Ah wounded Head! Must Thou

Representative Text

Ah wounded Head! Must Thou
Endure such shame and scorn!
The blood is trickling from Thy brow
Pierced by the crown of thorn.
Thou who wast crowned on high
With light and majesty,
In deep dishonour here must die,
Yet here I welcome Thee!

Thou noble countenance!
All earthly lights are pale
Before the brightness of that glance,
At which a world shall quail.
How is it quenched and gone!
Those gracious eyes how dim!
Whence grew that cheek so pale and wan?
Who dared to scoff at Him?

All lovely hues of life,
That glowed on lip and cheek,
Have vanished in that awful strife;
The Mighty One is weak.
Pale Death has won the day,
He triumphs in this hour
When Strength and Beauty fade away,
And yield them to his power.

Ah Lord, Thy woes belong,
Thy cruel pains, to me,
The burden of my sin and wrong
Hath all been laid on Thee.
Behold me where I kneel,
Wrath were my rightful lot,
One glance of love yet let me feel!
Redeemer, spurn me not!

My Guardian, own me Thine;
My Shepherd, bear me home:
O Fount of mercy, Source Divine,
From Thee what blessings come!
How oft Thy mouth has fed
My soul with angels' food,
How oft Thy Spirit o'er me shed
His stores of Heavenly good!

Ah would that I could share
Thy cross, Thy bitter woes!
All true delight lies hidden there,
Thence all true comfort flows.
Ah well were it for me
That I could end my strife,
And die upon the cross with Thee,
Who art my Life of life!

My soul is all o'erfraught,
O Jesus, dearest Friend,
With thankful love to Him who sought
Such woe for such an end.
Grant me as true a faith,
As Thou art true to me,
That so the icy sleep of death
Be but a rest in Thee.

Yes, when I must depart,
Depart Thou not from me;
When Death is creeping to my heart,
Bear Thou mine agony.
When faith and courage sink,
O'erwhelmed with dread dismay,
Come Thou who ne'er from pain didst shrink,
And chase my fears away.

Come to me ere I die,
My comfort and my shield;
Then gazing on Thy cross can I
Calmly my spirit yield.
On Thee, when life is past,
My darkening eyes shall dwell,
My heart in faith shall hold Thee fast;
Who dieth thus, dies well.

Source: Lyra Germanica: The Christian Year #34

Author: Paul Gerhardt

Gerhardt, Paulus, son of Christian Gerhardt, burgomaster of Gr√§fenhaynichen, near Wittenberg, was born at Grafenhaynichen, Mar. 12, 1607. On January 2, 1628, he matriculated at the University of Wittenberg. In the registers of St. Mary's church, Wittenberg, his name appears as a godfather, on July 13, 1641, described still as "studiosus," and he seems to have remained in Wittenberg till at least the end of April, 1642. He appears to have gone to Berlin in 1642 or 1643, and was there for some time (certainly after 1648) a tutor in the house of the advocate Andreas Barthold, whose daughter (Anna Maria, b. May 19, 1622, d. March 5, 1668) became his wife in 1655. During this period he seems to have frequently preached in Berlin. He was appoint… Go to person page >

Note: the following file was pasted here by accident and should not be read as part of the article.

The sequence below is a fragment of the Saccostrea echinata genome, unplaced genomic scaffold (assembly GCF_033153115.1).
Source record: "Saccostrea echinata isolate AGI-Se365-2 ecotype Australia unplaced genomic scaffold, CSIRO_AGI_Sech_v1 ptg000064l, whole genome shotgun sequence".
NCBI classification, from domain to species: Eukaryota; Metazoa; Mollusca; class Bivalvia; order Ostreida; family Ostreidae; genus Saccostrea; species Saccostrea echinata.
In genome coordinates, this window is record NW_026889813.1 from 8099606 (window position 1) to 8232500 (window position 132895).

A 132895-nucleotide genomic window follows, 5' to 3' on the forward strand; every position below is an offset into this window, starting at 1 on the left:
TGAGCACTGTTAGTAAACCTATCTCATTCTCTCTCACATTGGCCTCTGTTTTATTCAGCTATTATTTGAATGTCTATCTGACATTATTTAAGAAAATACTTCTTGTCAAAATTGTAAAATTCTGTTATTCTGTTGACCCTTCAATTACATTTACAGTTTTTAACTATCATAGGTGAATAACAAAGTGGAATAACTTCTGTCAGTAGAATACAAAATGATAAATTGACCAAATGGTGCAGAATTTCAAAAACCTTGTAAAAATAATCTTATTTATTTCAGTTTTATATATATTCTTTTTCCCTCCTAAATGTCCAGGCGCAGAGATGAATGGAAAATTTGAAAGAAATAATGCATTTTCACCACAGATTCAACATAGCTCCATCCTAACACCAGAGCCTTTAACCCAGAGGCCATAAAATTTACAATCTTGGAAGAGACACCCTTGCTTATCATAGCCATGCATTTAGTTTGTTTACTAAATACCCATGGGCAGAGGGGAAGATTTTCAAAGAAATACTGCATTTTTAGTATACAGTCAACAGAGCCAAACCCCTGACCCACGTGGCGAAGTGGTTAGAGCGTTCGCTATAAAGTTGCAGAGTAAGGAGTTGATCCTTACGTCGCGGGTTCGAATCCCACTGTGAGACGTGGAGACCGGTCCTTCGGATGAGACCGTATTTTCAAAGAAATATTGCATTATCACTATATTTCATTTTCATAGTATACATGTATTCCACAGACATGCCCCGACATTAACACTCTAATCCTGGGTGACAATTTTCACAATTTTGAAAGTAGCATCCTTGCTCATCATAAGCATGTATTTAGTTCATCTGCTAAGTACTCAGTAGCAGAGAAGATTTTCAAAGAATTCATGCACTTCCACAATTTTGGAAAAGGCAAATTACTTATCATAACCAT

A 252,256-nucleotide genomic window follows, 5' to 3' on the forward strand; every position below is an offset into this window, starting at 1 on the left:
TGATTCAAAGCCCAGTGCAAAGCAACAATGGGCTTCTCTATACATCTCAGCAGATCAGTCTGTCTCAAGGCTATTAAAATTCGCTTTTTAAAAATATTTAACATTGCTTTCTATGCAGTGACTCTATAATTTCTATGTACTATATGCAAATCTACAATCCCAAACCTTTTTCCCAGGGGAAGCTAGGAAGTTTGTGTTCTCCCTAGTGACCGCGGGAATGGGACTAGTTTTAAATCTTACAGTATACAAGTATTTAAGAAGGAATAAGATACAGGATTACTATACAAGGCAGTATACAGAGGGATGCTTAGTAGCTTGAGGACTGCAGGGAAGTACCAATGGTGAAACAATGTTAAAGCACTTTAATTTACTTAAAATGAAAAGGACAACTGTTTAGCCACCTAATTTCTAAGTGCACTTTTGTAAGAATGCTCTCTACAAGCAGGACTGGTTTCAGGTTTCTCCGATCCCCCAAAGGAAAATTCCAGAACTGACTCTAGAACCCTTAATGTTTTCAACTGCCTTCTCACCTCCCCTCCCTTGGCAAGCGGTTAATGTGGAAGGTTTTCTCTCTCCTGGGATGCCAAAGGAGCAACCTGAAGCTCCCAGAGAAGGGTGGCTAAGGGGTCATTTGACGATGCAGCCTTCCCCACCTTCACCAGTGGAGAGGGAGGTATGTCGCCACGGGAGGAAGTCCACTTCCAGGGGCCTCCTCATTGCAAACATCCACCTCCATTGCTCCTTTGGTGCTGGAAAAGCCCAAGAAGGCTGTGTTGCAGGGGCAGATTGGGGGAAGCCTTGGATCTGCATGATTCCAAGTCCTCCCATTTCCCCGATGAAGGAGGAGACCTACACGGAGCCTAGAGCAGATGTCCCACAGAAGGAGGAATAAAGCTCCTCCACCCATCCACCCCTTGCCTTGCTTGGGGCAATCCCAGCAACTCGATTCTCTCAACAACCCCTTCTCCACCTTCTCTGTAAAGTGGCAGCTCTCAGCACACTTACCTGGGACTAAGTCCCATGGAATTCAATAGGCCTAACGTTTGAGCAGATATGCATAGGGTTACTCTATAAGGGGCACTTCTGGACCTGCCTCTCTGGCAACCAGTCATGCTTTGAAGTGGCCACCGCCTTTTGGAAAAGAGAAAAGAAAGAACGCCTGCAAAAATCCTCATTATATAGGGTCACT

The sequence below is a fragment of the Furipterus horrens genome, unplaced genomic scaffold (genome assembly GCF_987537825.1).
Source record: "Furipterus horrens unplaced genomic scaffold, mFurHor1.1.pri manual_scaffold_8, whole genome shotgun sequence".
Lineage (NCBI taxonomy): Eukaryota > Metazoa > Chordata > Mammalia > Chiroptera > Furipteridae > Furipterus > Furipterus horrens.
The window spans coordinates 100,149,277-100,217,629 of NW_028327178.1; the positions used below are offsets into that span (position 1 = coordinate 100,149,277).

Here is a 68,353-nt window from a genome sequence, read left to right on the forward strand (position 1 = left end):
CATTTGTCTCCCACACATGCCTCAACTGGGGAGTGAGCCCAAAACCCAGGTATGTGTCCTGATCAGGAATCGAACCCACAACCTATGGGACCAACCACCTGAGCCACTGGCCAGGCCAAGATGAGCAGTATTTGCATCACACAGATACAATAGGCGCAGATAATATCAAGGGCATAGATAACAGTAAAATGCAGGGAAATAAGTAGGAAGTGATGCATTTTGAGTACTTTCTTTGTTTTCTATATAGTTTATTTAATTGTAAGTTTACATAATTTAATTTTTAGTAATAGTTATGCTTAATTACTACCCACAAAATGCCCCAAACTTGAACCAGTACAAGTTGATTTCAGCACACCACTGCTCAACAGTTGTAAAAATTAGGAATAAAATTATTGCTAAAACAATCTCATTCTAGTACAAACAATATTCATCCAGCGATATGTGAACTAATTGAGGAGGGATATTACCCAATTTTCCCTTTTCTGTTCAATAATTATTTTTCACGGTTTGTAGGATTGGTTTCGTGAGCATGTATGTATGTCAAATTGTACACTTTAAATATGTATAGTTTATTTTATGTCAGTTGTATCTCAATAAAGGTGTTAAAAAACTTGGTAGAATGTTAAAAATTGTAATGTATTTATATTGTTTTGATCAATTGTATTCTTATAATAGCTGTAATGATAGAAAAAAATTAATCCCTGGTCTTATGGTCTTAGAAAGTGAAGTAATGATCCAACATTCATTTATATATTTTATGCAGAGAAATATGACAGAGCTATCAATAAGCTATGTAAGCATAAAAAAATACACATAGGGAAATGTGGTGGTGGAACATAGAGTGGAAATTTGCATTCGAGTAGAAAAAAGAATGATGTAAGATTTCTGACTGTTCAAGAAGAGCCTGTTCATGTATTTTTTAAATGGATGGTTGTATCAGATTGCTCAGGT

Author: Catherine Winkworth

Catherine Winkworth is "the most gifted translator of any foreign sacred lyrics into our tongue, after Dr. Neale and John Wesley; and in practical services rendered, taking quality with quantity, the first of those who have laboured upon German hymns. Our knowledge of them is due to her more largely than to any or all other translators; and by her two series of Lyra Germanica, her Chorale Book, and her Christian Singers of Germany, she has laid all English-speaking Christians under lasting obligation." --Annotations of the Hymnal, Charles Hutchins, M.A., 1872… Go to person page >

Text Information

First Line: Ah wounded Head, must Thou
Title: Ah wounded Head! Must Thou
German Title: O Haupt voll Blut und Wunden
Author: Paul Gerhardt (1659)
Author: Catherine Winkworth (1861)
Language: English



Instances (1 - 4 of 4)
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Lyra Germanica #80


Lyra Germanica #34

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The Catholic Hymnal #50

The Complete Sodality Manual and Hymn Book #d3

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